It is one great purpose of the Park to supply to the hundreds of thousands of tired workers, who have no opportunity to spend their summers in the country, a specimen of God's handiwork that shall be to them, inexpensively, what a month or two in the White Mountains or the Adirondacks is, at great cost, to those in easier circumstances.
SUBCOMMITTEE ON AMERICAN INDIAN AND ALASKA NATIVE AFFAIRS
MARCH 27, 2014
Chairman Young, Ranking Member Hanabusa, and Members of the Subcommittee, my name is Kevin Washburn and I am the Assistant Secretary for Indian Affairs at the Department of the Interior (Department). Thank you for the opportunity to present testimony for the Department of the Interior (Department) on H.R. 4002, a bill to revoke the charter of incorporation of the Miami Tribe of Oklahoma. The Department does not object to H.R. 4002.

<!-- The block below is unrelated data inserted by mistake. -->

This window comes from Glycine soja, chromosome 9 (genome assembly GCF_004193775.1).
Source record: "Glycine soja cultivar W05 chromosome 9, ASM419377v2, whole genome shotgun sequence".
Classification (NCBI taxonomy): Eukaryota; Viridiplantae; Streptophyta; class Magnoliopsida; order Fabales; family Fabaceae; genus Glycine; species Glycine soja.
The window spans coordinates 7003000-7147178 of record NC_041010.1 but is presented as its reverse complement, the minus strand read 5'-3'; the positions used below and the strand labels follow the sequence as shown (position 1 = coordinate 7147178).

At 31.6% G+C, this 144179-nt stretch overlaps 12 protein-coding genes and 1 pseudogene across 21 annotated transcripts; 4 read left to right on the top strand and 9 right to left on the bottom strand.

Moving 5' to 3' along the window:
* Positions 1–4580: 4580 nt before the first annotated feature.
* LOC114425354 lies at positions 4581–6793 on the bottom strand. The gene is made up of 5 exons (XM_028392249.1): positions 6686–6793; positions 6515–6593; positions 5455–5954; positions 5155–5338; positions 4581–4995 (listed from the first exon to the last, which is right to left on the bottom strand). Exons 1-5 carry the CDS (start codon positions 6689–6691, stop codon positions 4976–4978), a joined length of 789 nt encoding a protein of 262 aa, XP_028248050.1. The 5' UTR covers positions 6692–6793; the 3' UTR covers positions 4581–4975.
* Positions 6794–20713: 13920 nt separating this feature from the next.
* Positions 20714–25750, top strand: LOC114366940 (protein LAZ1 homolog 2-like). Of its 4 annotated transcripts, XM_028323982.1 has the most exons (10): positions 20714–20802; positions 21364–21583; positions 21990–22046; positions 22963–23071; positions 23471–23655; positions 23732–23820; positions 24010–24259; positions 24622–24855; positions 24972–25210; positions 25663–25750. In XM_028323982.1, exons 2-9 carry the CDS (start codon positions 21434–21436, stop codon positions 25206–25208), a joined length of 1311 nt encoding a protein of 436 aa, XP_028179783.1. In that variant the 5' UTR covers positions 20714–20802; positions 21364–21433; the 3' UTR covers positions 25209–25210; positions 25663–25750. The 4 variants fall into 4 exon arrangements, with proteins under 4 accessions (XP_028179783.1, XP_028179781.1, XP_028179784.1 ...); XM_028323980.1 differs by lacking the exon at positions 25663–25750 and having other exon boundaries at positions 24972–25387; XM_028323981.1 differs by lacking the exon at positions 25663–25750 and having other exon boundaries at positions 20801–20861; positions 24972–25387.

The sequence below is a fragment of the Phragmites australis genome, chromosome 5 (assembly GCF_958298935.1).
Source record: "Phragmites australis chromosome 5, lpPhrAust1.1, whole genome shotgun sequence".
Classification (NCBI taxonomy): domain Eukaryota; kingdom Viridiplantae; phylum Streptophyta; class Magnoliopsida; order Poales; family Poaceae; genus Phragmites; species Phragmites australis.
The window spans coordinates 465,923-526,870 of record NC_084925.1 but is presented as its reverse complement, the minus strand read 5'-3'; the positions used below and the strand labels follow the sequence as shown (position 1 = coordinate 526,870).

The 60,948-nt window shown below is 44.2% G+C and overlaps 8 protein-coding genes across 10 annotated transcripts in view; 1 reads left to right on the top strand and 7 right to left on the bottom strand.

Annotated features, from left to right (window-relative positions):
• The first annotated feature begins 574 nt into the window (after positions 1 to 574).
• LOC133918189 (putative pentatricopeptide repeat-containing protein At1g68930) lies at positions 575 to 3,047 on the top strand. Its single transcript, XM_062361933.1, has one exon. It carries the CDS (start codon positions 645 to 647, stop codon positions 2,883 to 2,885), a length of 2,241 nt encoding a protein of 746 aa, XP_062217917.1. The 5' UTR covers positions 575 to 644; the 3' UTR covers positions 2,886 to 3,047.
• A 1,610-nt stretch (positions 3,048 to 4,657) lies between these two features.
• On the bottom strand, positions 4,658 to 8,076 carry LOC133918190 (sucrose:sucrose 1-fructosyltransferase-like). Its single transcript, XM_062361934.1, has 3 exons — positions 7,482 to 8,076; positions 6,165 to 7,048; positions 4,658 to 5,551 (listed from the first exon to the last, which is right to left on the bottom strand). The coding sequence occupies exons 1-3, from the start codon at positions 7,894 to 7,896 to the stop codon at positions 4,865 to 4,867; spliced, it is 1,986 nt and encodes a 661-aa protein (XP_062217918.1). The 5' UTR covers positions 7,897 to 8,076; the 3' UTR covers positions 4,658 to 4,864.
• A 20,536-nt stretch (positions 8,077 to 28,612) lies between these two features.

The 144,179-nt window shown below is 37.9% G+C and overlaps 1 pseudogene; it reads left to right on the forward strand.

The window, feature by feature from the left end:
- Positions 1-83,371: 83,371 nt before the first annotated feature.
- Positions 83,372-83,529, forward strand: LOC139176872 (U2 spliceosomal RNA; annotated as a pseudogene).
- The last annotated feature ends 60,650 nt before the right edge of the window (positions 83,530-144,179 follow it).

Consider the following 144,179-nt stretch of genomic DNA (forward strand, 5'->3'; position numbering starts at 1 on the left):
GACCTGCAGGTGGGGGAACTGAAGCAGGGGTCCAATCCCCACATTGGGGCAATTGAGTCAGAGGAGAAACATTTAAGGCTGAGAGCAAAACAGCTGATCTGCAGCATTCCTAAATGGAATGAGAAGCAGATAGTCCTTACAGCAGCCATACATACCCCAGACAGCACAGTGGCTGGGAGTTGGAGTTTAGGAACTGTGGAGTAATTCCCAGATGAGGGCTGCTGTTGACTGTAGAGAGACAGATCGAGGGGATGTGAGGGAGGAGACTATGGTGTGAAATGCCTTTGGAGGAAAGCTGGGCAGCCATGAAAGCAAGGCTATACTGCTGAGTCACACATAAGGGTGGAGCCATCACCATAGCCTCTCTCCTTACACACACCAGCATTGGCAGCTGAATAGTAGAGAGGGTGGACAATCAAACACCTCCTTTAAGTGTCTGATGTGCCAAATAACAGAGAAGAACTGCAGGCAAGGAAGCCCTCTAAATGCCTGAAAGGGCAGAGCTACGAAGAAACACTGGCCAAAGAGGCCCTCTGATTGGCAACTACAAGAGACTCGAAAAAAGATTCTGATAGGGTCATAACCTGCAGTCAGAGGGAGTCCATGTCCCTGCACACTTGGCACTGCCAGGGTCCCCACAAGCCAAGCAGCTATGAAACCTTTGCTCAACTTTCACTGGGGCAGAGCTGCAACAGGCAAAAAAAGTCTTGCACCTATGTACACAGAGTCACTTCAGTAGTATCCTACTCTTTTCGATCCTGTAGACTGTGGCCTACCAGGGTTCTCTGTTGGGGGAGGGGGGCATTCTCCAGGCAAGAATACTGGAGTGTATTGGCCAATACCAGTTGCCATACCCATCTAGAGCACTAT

The Dawes Act of 1887 (also known as the General Allotment Act or the Dawes Severalty Act of 1887), adopted by Congress in 1887, authorized the President of the United States to survey American Indian tribal land and divide this land into allotments for individual Indians. Those who accepted allotments and lived separately from the Tribe were granted United States citizenship. The Dawes Act was amended in 1891, and again in 1906 by the Burke Act. In addition to these laws, the Curtis Act was passed by Congress in 1898. The Curtis Act called for the abolition of tribal governments by March 6, 1906, and was intended to promote individual land holdings.